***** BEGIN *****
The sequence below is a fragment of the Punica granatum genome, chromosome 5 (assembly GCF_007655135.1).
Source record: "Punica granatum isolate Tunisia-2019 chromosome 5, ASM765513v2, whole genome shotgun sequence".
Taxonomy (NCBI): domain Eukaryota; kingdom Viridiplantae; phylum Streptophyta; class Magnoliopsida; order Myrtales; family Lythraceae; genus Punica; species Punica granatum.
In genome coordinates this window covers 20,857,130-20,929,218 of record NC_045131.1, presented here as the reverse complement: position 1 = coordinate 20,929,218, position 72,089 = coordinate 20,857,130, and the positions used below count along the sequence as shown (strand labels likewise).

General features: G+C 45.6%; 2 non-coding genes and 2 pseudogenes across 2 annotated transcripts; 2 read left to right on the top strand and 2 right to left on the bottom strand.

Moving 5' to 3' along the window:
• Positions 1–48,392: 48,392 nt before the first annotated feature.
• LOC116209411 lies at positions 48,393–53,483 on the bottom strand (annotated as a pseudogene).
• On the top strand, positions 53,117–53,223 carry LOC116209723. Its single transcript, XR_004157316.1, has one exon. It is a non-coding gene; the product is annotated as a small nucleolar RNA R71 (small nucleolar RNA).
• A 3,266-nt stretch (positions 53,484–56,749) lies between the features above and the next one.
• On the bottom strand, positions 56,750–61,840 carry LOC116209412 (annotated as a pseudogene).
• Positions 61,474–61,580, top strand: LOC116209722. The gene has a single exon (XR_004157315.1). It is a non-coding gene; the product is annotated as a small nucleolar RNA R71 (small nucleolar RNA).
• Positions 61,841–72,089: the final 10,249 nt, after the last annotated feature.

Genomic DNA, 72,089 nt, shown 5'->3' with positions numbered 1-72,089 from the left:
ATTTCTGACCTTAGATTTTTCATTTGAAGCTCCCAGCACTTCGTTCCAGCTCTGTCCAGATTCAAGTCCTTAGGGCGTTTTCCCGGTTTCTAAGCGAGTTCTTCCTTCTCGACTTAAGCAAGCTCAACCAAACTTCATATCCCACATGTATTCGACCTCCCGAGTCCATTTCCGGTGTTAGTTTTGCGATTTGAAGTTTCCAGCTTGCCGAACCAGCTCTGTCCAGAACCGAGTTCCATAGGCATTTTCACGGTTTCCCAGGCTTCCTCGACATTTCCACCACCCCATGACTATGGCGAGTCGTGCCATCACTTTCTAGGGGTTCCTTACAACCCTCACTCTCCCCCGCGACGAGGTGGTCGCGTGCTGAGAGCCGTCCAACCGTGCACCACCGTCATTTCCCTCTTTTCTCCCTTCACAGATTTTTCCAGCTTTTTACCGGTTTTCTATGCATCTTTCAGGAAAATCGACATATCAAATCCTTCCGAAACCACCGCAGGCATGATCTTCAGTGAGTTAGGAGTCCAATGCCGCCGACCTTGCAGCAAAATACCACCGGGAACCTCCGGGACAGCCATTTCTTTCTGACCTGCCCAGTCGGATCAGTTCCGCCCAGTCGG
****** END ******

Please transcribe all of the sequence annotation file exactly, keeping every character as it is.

The sequence below is a fragment of the Punica granatum genome, chromosome 5 (assembly GCF_007655135.1).
Source record: "Punica granatum isolate Tunisia-2019 chromosome 5, ASM765513v2, whole genome shotgun sequence".
Taxonomy (NCBI): domain Eukaryota; kingdom Viridiplantae; phylum Streptophyta; class Magnoliopsida; order Myrtales; family Lythraceae; genus Punica; species Punica granatum.
In genome coordinates this window covers 20,857,130-20,929,218 of record NC_045131.1, presented here as the reverse complement: position 1 = coordinate 20,929,218, position 72,089 = coordinate 20,857,130, and the positions used below count along the sequence as shown (strand labels likewise).

General features: G+C 45.6%; 2 non-coding genes and 2 pseudogenes across 2 annotated transcripts; 2 read left to right on the top strand and 2 right to left on the bottom strand.

Moving 5' to 3' along the window:
• Positions 1–48,392: 48,392 nt before the first annotated feature.
• LOC116209411 lies at positions 48,393–53,483 on the bottom strand (annotated as a pseudogene).
• On the top strand, positions 53,117–53,223 carry LOC116209723. Its single transcript, XR_004157316.1, has one exon. It is a non-coding gene; the product is annotated as a small nucleolar RNA R71 (small nucleolar RNA).
• A 3,266-nt stretch (positions 53,484–56,749) lies between the features above and the next one.
• On the bottom strand, positions 56,750–61,840 carry LOC116209412 (annotated as a pseudogene).
• Positions 61,474–61,580, top strand: LOC116209722. The gene has a single exon (XR_004157315.1). It is a non-coding gene; the product is annotated as a small nucleolar RNA R71 (small nucleolar RNA).
• Positions 61,841–72,089: the final 10,249 nt, after the last annotated feature.

Genomic DNA, 72,089 nt, shown 5'->3' with positions numbered 1-72,089 from the left:
ATTTCTGACCTTAGATTTTTCATTTGAAGCTCCCAGCACTTCGTTCCAGCTCTGTCCAGATTCAAGTCCTTAGGGCGTTTTCCCGGTTTCTAAGCGAGTTCTTCCTTCTCGACTTAAGCAAGCTCAACCAAACTTCATATCCCACATGTATTCGACCTCCCGAGTCCATTTCCGGTGTTAGTTTTGCGATTTGAAGTTTCCAGCTTGCCGAACCAGCTCTGTCCAGAACCGAGTTCCATAGGCATTTTCACGGTTTCCCAGGCTTCCTCGACATTTCCACCACCCCATGACTATGGCGAGTCGTGCCATCACTTTCTAGGGGTTCCTTACAACCCTCACTCTCCCCCGCGACGAGGTGGTCGCGTGCTGAGAGCCGTCCAACCGTGCACCACCGTCATTTCCCTCTTTTCTCCCTTCACAGATTTTTCCAGCTTTTTACCGGTTTTCTATGCATCTTTCAGGAAAATCGACATATCAAATCCTTCCGAAACCACCGCAGGCATGATCTTCAGTGAGTTAGGAGTCCAATGCCGCCGACCTTGCAGCAAAATACCACCGGGAACCTCCGGGACAGCCATTTCTTTCTGACCTGCCCAGTCGGATCAGTTCCGCCCAGTCGG